We need leadership. We need strength of vision. And we need to know that the promises of reform come from the candidates’ understanding of LGBT people as inseparable from the national community in which we live. There can be no more equivocating or silence about the goodness of our personhood, our families, our relationships. Period.

Meaning of Gay—My Research 2 July 2007

Posted by Todd in Cultural Sociology & Anthropology, Democratic Theory, Gay and Lesbian Culture, Gay and Lesbian History, Gender, Queer Theory, Race & Ethnicity, Sexuality, Social Sciences.
comments closed

Several people have emailed asking me about my upcoming book, and C.L.’s comment in the History thread below prompted this brief explanation of some of the conclusions I have drawn from my research about 1960s gay male culture:

One of the overarching conflicts among gay men (and women) is definitely between assimilation (or integration) and separatism, and that is definitely a common dynamic among all minority groups. This is one of the tensions I explore in my book, but as an overarching or meta-conflict. I only talk about activist strategies in one chapter. I explore instead on arguments within the community about particular practices such as cruising for sex in the park, drag performances, dating, anal sex, etc.

Gays and lesbians have a different relationship to these integration-vs.-separation dynamics:

1) racial and ethnic minorities are, by definition, socially created groups of people who can and do over generations integrate into the dominant culture. The dynamics are about ‘cultural preservation’ of something that is purely historical. Cultures of race and nostalgia for race among the minorities themselves are as much at play as the racism of the majority. Likewise ethnocentrism. When we talk about race and ethnicity, we’re not actually talking about a biological or essential part of a person, but rather, our cultural understandings of ourselves and others, and the beliefs, practices, and objects we use to create our lives.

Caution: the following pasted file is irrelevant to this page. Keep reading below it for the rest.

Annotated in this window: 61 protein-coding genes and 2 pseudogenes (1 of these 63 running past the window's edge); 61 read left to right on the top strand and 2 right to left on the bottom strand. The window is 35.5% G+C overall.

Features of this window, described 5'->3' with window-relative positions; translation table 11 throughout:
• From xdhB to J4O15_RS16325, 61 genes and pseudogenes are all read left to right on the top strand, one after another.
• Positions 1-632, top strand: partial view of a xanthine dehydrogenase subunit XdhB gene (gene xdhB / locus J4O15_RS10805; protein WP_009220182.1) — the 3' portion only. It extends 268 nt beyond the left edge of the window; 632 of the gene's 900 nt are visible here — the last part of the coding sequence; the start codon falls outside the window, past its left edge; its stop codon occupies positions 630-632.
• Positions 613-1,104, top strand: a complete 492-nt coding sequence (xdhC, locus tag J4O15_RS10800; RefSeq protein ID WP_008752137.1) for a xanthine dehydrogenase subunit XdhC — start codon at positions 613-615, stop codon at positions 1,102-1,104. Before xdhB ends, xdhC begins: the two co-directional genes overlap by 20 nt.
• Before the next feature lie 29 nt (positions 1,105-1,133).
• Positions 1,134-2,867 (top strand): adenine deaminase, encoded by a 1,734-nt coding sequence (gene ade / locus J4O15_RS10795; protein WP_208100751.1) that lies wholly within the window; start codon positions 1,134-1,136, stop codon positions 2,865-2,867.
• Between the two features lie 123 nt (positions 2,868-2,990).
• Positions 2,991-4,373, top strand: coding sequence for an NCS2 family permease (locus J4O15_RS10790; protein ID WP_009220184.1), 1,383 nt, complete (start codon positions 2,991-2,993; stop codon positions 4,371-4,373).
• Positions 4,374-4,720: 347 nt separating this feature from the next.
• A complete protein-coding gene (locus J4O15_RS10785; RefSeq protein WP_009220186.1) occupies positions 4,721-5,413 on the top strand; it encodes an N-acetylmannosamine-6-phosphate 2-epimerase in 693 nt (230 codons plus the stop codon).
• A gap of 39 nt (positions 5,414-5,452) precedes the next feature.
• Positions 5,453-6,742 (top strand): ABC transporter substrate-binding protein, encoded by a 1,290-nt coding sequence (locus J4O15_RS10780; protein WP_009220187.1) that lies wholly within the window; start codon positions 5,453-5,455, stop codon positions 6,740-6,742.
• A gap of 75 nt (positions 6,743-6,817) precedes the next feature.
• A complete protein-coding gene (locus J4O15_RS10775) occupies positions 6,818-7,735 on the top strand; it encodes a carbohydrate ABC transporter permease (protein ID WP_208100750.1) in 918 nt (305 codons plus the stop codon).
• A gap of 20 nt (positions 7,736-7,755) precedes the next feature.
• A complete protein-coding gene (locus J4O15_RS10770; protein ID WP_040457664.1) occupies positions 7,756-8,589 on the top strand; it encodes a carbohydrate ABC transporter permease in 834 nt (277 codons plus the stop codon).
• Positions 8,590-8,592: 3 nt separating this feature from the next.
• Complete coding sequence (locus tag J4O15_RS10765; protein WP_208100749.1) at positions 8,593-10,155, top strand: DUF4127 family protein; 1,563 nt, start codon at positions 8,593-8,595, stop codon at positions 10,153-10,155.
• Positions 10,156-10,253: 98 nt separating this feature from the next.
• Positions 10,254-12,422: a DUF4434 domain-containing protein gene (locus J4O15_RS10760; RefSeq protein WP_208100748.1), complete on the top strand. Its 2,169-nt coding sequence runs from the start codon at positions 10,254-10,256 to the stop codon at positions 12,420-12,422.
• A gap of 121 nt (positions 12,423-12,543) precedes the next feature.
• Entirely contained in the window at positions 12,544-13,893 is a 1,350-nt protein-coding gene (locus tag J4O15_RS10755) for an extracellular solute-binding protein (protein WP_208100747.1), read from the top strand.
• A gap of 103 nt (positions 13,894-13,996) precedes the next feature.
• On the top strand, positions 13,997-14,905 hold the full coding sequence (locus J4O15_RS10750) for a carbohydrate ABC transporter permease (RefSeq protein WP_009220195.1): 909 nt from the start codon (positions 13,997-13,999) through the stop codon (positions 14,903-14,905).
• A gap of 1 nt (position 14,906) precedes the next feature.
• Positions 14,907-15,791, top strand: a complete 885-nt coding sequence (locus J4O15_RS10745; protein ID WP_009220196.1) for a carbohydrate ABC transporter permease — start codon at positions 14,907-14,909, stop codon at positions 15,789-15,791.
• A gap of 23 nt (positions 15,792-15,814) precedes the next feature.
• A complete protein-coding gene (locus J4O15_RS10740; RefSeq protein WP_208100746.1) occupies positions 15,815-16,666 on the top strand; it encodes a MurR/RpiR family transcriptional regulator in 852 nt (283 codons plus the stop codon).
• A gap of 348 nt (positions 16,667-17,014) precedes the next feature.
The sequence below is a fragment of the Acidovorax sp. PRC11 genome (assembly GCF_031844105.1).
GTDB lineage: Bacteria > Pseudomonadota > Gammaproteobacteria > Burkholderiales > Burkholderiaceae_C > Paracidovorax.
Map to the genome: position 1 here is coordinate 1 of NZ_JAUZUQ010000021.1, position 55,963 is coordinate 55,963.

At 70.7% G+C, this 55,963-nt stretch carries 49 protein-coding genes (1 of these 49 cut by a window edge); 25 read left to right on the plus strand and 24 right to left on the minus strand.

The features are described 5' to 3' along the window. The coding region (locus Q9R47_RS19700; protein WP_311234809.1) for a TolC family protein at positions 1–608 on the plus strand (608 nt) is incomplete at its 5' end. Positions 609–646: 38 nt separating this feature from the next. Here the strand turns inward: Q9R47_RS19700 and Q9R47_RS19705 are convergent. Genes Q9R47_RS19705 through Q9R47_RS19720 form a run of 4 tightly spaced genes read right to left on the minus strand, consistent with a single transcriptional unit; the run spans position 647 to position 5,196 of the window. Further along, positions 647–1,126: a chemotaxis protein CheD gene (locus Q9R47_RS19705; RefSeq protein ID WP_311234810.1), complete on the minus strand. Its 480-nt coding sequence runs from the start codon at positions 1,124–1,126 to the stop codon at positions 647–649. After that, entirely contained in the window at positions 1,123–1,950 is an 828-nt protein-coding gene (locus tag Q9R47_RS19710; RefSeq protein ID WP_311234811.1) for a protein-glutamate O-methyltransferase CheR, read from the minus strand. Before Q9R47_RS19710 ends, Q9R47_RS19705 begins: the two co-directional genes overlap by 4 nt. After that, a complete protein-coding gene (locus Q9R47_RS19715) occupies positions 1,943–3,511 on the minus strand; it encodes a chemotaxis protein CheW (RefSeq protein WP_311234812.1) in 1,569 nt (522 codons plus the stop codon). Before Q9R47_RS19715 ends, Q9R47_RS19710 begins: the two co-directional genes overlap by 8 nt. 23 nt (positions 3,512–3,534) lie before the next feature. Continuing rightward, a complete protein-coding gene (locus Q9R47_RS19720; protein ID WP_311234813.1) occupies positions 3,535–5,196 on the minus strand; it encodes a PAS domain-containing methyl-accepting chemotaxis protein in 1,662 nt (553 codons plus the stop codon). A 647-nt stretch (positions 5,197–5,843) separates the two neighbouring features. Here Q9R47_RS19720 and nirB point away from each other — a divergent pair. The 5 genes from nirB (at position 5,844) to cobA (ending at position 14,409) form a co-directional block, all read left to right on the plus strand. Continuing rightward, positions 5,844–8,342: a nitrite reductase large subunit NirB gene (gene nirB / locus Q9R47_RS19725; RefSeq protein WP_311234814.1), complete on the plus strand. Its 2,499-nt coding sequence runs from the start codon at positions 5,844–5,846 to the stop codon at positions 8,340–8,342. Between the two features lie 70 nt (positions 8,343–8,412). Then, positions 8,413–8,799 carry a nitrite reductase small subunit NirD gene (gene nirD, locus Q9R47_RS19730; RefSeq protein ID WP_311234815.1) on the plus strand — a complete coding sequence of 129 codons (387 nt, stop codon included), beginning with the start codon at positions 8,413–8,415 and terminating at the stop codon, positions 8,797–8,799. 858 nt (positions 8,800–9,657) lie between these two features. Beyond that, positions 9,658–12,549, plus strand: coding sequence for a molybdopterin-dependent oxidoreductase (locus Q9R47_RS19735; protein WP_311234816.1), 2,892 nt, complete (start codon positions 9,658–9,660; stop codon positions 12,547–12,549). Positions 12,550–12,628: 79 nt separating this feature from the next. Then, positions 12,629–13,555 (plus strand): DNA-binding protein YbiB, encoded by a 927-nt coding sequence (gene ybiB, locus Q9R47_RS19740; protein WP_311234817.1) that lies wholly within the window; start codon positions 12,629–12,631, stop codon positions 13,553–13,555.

2) women aren’t really a minority at all, and as long as they are intimately connected to men and children, they are already part of their respective culture. So women’s issues become about the internal structuring of gender. Unlike race and ethnicity, there are actual physical differences between men and women; but when we are talking about gender in society, we’re almost never talking about those actual physical differences, but rather about what those differences mean socially.

3) homosexuals come from all genders and ethnicities (and religions, classes, etc.) and are always a tiny minority (around 4-6%). Unlike “blackness” (a cultural idea), “homosexual” denotes same-sex desire (although not necessarily behavior). It is the thing itself. But like gender, the arguments about what that desire means socially are what we’re actually arguing about (although some anti-gay activists do strive for erasure of the desire itself, as in the ex-gay movement for example). Some societies create positive, productive roles for them; others create negative, scapegoat roles for them.

I see the primary dynamic of the past 200 years as LGBTs finding each other and congregating and forming mass cultures that allow communication with each other; however these interactions don’t erase all the other kinds of stratifications. Other kinds of meaning (racial, ethnic, religious, national, class, etc.) play a more central role in community and identity formation at the idnividual level, so any kind of queer community is necessarily fragile and tenuous at best.